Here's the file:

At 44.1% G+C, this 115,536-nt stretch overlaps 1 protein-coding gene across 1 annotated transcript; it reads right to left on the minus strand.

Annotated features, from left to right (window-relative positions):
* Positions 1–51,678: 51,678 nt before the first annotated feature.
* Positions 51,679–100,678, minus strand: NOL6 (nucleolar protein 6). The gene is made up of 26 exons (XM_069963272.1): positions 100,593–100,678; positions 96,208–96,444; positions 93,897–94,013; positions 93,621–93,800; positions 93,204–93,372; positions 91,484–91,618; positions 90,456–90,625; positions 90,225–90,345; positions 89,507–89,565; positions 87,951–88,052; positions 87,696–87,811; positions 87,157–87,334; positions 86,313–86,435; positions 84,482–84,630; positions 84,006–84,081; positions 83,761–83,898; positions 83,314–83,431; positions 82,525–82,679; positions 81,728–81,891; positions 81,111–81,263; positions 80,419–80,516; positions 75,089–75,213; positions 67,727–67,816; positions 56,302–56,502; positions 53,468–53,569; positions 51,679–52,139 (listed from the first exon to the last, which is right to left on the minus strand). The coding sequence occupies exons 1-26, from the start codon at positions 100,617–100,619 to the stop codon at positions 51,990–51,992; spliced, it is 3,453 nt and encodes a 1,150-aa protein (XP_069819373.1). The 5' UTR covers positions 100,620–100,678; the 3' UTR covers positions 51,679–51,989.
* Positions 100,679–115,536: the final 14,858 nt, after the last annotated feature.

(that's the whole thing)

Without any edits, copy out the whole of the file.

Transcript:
At 44.1% G+C, this 115,536-nt stretch overlaps 1 protein-coding gene across 1 annotated transcript; it reads right to left on the minus strand.

Annotated features, from left to right (window-relative positions):
* Positions 1–51,678: 51,678 nt before the first annotated feature.
* Positions 51,679–100,678, minus strand: NOL6 (nucleolar protein 6). The gene is made up of 26 exons (XM_069963272.1): positions 100,593–100,678; positions 96,208–96,444; positions 93,897–94,013; positions 93,621–93,800; positions 93,204–93,372; positions 91,484–91,618; positions 90,456–90,625; positions 90,225–90,345; positions 89,507–89,565; positions 87,951–88,052; positions 87,696–87,811; positions 87,157–87,334; positions 86,313–86,435; positions 84,482–84,630; positions 84,006–84,081; positions 83,761–83,898; positions 83,314–83,431; positions 82,525–82,679; positions 81,728–81,891; positions 81,111–81,263; positions 80,419–80,516; positions 75,089–75,213; positions 67,727–67,816; positions 56,302–56,502; positions 53,468–53,569; positions 51,679–52,139 (listed from the first exon to the last, which is right to left on the minus strand). The coding sequence occupies exons 1-26, from the start codon at positions 100,617–100,619 to the stop codon at positions 51,990–51,992; spliced, it is 3,453 nt and encodes a 1,150-aa protein (XP_069819373.1). The 5' UTR covers positions 100,620–100,678; the 3' UTR covers positions 51,679–51,989.
* Positions 100,679–115,536: the final 14,858 nt, after the last annotated feature.